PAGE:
New York – “A Machinery For Living” Curated by Walead Beshty at Petzel Gallery Through August 8th, 2014

July 24th, 2014

A Machinery for Living at the Petzel Gallery, installation view, via Art Observed
A Machinery for Living at the Petzel Gallery, installation view, via Art Observed

On view at Petzel Gallery is a group exhibition organized by Walead Beshty entitled “A Machinery for Living.” Composed of over 100 photographs, drawings, paintings, sculptural and installation works, the exhibition approaches a concept of embracing the subversive within everyday life.

Thomas Barrow, F/T/S Libraries Series (1977), via Art Observed
Thomas Barrow, F/T/S Libraries Series (1977), via Art Observed

A Machinery For Living encourages viewers to embrace everyday life, from the most significant moments to the most banal, and encouraging reflection on each moment as part of a grander whole. Beshty was inspired by Maurice Blanchot’s words about our individual everyday lives: “Not only must one not doubt it, but one must not dread it; rather one ought to seek to recapture the secret destructive capacity that is in play in it…”

A Machinery For Living (Installation View), courtesy Petzel Gallery
A Machinery For Living (Installation View), courtesy Petzel Gallery

Accordingly, the works on view feel looked within an engagement with the trappings and scenery of everyday life.  Clothing and furniture runs up against familiar cinematic iconography, blending together to create a nuanced a reflective approach to the objects surrounding the viewer everyday.  What’s more, the pieces on view extend far beyond the pre-ordained concepts of the high art object.  Advertising clippings are placed alongside X-Ray images, books are included alongside coffee tables and seating.  The materials move between the elevated state of the artwork and simple objects, welcoming a lingering reflection that underscores the potential for new states of perception and negotiation with each experience.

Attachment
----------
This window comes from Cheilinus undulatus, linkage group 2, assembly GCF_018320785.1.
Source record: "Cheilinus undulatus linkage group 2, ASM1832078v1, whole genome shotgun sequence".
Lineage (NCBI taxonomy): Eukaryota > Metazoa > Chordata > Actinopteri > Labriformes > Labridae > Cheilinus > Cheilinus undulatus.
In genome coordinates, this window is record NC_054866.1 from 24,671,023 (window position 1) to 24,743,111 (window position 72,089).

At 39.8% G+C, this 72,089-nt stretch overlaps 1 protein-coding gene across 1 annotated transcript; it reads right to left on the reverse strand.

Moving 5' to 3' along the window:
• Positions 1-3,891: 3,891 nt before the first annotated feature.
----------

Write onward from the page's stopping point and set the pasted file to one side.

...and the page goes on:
Atelier EB, Look 1, (no date), via Art Observed
Atelier EB, Look 1 (undated), via Art Observed

Also emerging within the exhibition is a focus on the house – not as a machine for living in, but rather as “the shell of a man – his extension, his release, his spiritual emanation” (Eileen Gray).  In order to feel free within a life that is for the most part structured for us, Beshty has put together a group of works that speak about human freedom within enclosed spaces – freedom still exists within certain constraints as long as we are able to realize it.  The opportunity exists within these spaces to turn objects on their ear, to animate them with the viewer’s own impressions and intents, and to reclaim them from a mere commoditized economy.

Craig Kauffman, Untitled (1963-1998), via Art Observed
Craig Kauffman, Untitled (1963-1998), via Art Observed

Raymond Pettibon, No Title (Los Angeles Spread) (1986) Courtesy Petzel Gallery
Raymond Pettibon, No Title (Los Angeles Spread) (1986) Courtesy Petzel Gallery

Exhibition organizer Walead Beshty was born in 1976 in London, and he currently lives and works in Los Angeles as a photographer and as a Professor in the Graduate Art Department of Art Center College of Design. Beshty is represented by Wallspace Gallery, NYC, and his work has been exhibited at P.S.1 Contemporary Art Center, NY; Capitain Petzel, Berin; Regen Projects, LA; and Hirshhorn Museum and Sculpture Garden, Washington, D.C..

A Machinery For Living will continue at Petzel Gallery in New York through August 8, 2014.

James Welling, Hands #1 (1975), Courtesy Petzel Gallery
James Welling, Hands #1 (1975), Courtesy Petzel Gallery

A Machinery For Living (Installation View), courtesy Petzel Gallery
A Machinery For Living (Installation View), courtesy Petzel Gallery

Dr. Dain L. Tasker, An X-Ray of Anthuriusms (c. 1930) Courtesy Petzel Gallery
Dr. Dain L. Tasker, An X-Ray of Anthuriusms (c. 1930) Courtesy Petzel Gallery

Craig Kauffman, Untitled (1962) Courtesy Petzel Gallery
Craig Kauffman, Untitled (1962) Courtesy Petzel Gallery

Claire Fontaine, Économie libindinale brickbat (2010), Courtesy Petzel Gallery
Claire Fontaine, Économie libindinale brickbat (2010), Courtesy Petzel Gallery

Rudi Gernreich, Design For a Child's Bathing Suit (1970)
Rudi Gernreich, Design For a Child’s Bathing Suit (1970), Courtesy Petzel Gallery

—E. Baker

Related Links:
Exhibition Page [Petzel Gallery]